The video is quickly syndicated to Reddit and finds it’s way to the front page. Naturally this is where a ton of misinformation is spread, but overall it appears users agree that SpectateFaker is not doing anything illegal and there should be no reason for him to stop, DMCA or not. Along with this comes a debate about whether SpectateFaker is negatively impacting on “Faker’s” own stream, it certainly seems he is attracting views to his stream over “Faker’s”, but at the same time he is also heavily promoting “Faker’s” Azubu channel.
With the attraction which Reddit brought to the SpectateFaker vs Azubu dispute, the owner of the stream known on Reddit as “StarLordLucian” decides to post his view on the incident in order to clarify the growing number of misnomers, in a post to /r/leagueoflegends titled:
“I’m the admin of “SpectateFaker” – after reading Travis’s article and double checking all the legal facts I’ve decided to continue the livestream and stand up to Azubu’s false DMCA claim.”
StarLordLucian clarifies that at no point has he monetized the stream and that his system is automated, checking op.gg to find out if “Faker” is in a game and if so to spectate the game and start the the Twitch stream. He also explains that due to the controversy surrounding the stream the new donate button’s proceedings will be going to a charity of his choosing:
“I have not made any profit off “SpectateFaker” or intended to. My stream is not partnered.”
“The charity I chose is for a young girl named Josie who has an incurable neurological disease called FOXG1”
Shockingly, many people just didn’t seem to understand the difference between SpectateFaker’s stream and “Faker’s” own stream. The fundamental point is that SpectateFaker is not rebroadcasting “Faker’s” stream, he is using his own client to spectate the game and broadcast his own client, he is as much steaming “Faker”, as he is streaming “Faker’s” opponents, even if the emphasis is on “Faker.” It’s true to say that any individual could spectate the highlighted games in the League of Legends client and broadcast those using their own client, or even focus on a friend or other player, you don’t currently need permission to do this.
By playing a game of League of Legends you acknowledge that your game can be viewed publicly using Riot’s spectate game feature and that you don’t have ownership over the game you are playing. Naturally, this is different if SpectateFaker was to rebroadcast your Twitch or Azubu stream, gameplay, commentary and all, that most certainly would be a breach of copyright.
February 22 – An idiot abroad
The first thing I would like to point out before we proceed is that /r/leagueoflegends are basically devotees to Riot Games and will sing their praises till the end of time, or so we thought.
Enter Riot Games’ Marc Merrill, known to the community as Tryndamere. Merrill responds to the growing controversy on Reddit in what can only be described as an uninformed and arrogant manner, to the shock and dismay of the collective community. His initial assertion of the situation is that SpectateFaker is stealing “Faker’s” own stream, rebroadcasting it on a rival service in order to profit from content which he did not create. At no point initially does Merrill acknowledge that SpectateFaker is using Riot’s own spectate system. Along with this failure to properly research the situation, the manner in which Tryndamere expresses himself is beyond arrogant, one can’t help but wonder why a PR team was not assigned to resolve this and leave the president out of the mess. Sure mistakes are made, we are all human, but people have or maybe I should say “had” massive respect for Marc Merrill and fans of the game, I doubt, will forget this.
It gets worse a lot worse
The whole story is beginning to read like an extract out of Esportsexpress, but it’s not and it only gets worse from here on out.
Following on from his initial assertion and statement on Reddit, Marc Merrill continues his misinformed rhetoric on twitter, yet now it contain hints of disparagement and even a lack of understanding of Riot’s own T&C. Merrill has at the time of writing ignored the outcry on Reddit trying to explain why he is not correct with his opinion on the matter. [This is a Tryndamere guys, when last were you able to reason with one?]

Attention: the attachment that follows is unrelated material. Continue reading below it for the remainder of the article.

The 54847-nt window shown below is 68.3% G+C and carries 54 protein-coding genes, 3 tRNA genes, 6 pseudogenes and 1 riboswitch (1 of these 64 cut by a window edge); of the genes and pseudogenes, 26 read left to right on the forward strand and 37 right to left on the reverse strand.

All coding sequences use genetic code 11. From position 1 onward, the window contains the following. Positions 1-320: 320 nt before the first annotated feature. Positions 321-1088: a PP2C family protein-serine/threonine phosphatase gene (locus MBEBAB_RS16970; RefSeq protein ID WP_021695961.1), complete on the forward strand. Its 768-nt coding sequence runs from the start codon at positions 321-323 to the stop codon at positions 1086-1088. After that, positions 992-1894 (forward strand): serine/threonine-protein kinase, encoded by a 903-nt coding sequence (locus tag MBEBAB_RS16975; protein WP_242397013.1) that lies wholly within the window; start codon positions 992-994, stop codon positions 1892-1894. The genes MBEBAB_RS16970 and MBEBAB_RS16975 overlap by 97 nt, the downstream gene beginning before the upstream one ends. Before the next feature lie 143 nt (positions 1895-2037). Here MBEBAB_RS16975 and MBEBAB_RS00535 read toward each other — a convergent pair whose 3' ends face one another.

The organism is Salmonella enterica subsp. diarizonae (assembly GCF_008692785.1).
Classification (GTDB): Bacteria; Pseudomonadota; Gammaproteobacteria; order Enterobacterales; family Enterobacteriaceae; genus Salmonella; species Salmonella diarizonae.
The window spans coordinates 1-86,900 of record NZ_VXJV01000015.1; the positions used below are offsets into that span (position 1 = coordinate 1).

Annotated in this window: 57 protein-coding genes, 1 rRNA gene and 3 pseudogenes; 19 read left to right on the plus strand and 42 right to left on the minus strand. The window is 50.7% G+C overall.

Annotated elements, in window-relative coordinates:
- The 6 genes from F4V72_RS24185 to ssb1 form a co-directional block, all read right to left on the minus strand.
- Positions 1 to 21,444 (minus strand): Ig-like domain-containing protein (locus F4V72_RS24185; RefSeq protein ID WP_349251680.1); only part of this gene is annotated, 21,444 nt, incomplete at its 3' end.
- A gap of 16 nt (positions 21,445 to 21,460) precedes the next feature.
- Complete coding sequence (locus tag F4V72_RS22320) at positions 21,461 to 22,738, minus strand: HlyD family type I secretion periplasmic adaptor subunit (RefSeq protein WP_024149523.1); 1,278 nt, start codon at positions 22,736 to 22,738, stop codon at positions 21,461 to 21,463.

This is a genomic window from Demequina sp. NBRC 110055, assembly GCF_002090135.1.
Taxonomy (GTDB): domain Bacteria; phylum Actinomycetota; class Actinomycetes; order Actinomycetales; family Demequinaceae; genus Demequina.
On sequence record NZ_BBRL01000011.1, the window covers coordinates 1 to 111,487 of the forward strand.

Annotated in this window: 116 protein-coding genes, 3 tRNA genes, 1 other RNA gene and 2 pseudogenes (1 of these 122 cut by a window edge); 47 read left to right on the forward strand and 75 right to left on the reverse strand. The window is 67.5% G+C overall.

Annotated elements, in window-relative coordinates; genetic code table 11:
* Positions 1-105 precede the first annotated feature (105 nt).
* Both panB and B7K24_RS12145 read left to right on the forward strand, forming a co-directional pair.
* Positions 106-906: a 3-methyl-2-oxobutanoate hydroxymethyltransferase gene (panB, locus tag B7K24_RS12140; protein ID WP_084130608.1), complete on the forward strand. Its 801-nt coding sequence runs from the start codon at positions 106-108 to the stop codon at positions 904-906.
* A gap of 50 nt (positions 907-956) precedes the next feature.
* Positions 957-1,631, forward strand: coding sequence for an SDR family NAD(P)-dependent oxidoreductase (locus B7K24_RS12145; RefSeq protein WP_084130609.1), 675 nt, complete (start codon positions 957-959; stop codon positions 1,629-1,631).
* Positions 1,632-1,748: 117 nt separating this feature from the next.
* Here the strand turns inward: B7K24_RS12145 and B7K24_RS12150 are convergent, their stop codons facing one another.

We have included a couple of prize tweets which Mr Merrill has tweeted, let us not even get into his cherry-picked retweets from equally uninformed individuals and his own employees!
To be clear - we're against e-stalking. If we need to change our rules over and over to close loop holes to protect our players, we will.— Marc Merrill (@MarcMerrill) February 22, 2015
Even if he as an individual isn't profiting (good), he's hurting the primary revenue source for a player whose full time job is League.— Marc Merrill (@MarcMerrill) February 21, 2015
If Riot deems this to be some form of stalking [which personally I think is complete bullshit, I mean let’s not let this guy stream Faker’s games, because that would be an invasion of privacy, meanwhile http://azubu.tv/Faker] then Riot have a major problem on their hands. You’ve built a spectate system which allows the public to watch any player. You’ve stated players don’t “own” their accounts, which means a player can’t dictate who may watch that account.
Is spectating “en masse” e-stalking if it was public to begin with?
If Riot wants to make it against the rules to stream a spectated game of another player, unless you have their permission, then can the spectate system exist? As will this rule be universally obeyed or will only famous streamers be able to use it? And how on earth would this work in a game where one player opts for it and another opts out of it? This whole “e-stalking” sideshow is a clever means to move attention away from the illegal misuse of a DMCA request. And effecting Faker’s income well StarLordLucian does make a good point:
“Azubu doesn’t get enough viewership to make real money on ad revenue alone. If LCS, Faker or their tournaments aren’t on their website is literally a ghost town with only a few hundred or few thousand viewers total… So it’s clear that Faker and the other Korean streamers probably get a salary irrespective of the amount of viewers they get.”
February 23 – The show goes on!
Mixed up in this shit storm is the actual issue which once again nobody is addressing properly, especially Riot Games. An organisation which has no legal foothold has abused the DMCA system to attempt to remove content which they don’t have ownership over. The measured and professional response could and should have been Azubu contacting Riot Games to find out the exact permissions regarding streaming a spectated game via one’s own client. But once again we have seen a blatant abuse of a DMCA and I seriously doubt this will change.
For now the SpectateFaker show goes on, StarLordLucian has decided that until a DMCA is sent from Riot Games he will continue to stream.